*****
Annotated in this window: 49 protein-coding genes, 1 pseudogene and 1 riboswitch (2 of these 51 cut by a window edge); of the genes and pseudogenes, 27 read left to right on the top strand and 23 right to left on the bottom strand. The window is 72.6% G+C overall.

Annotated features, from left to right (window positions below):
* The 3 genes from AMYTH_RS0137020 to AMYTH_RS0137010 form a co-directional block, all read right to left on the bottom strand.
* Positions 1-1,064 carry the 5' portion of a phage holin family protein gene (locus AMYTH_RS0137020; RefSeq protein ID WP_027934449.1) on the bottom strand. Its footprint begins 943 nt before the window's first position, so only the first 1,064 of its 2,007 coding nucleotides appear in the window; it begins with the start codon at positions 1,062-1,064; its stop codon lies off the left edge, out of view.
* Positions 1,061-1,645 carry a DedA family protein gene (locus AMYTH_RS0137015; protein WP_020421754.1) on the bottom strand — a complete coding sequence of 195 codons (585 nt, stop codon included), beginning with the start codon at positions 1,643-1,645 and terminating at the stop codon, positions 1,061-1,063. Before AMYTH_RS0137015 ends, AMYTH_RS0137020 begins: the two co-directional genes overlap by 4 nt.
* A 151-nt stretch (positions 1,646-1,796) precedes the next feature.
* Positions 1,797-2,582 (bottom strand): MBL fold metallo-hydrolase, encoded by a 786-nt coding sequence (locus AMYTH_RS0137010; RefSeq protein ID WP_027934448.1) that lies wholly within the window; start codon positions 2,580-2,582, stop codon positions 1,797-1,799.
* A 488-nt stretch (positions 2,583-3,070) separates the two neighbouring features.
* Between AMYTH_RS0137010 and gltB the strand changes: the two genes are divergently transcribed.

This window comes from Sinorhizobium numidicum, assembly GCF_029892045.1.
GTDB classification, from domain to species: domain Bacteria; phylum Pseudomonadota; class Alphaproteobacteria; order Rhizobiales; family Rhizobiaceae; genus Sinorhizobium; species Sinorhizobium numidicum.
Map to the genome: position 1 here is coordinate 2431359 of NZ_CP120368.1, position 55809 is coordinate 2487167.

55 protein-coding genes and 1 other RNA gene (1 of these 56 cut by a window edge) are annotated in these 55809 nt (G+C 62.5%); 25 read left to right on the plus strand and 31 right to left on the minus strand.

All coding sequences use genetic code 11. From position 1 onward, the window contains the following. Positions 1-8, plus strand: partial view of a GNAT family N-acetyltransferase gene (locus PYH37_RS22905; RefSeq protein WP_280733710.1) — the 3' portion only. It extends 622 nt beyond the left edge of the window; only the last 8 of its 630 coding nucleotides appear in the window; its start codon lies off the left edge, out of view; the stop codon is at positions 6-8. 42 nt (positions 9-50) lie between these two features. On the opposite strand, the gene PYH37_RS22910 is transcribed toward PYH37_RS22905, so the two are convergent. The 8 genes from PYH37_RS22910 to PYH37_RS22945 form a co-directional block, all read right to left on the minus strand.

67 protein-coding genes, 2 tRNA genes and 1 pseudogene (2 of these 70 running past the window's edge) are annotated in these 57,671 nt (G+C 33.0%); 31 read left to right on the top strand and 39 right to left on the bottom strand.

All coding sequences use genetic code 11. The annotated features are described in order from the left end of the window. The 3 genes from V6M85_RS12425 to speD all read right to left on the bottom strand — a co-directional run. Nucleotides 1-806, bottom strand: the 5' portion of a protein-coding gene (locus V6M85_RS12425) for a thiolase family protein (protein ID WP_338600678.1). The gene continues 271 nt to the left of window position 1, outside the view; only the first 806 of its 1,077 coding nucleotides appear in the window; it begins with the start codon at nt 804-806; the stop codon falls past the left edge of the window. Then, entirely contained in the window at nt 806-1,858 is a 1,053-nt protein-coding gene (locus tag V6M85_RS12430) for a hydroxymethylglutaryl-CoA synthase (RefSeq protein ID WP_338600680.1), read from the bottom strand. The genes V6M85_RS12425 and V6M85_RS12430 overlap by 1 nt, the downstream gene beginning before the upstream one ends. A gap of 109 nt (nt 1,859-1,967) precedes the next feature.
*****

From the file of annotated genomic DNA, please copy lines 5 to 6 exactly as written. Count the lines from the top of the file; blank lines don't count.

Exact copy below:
* Positions 1,061-1,645 carry a DedA family protein gene (locus AMYTH_RS0137015; protein WP_020421754.1) on the bottom strand — a complete coding sequence of 195 codons (585 nt, stop codon included), beginning with the start codon at positions 1,643-1,645 and terminating at the stop codon, positions 1,061-1,063. Before AMYTH_RS0137015 ends, AMYTH_RS0137020 begins: the two co-directional genes overlap by 4 nt.
* A 151-nt stretch (positions 1,646-1,796) precedes the next feature.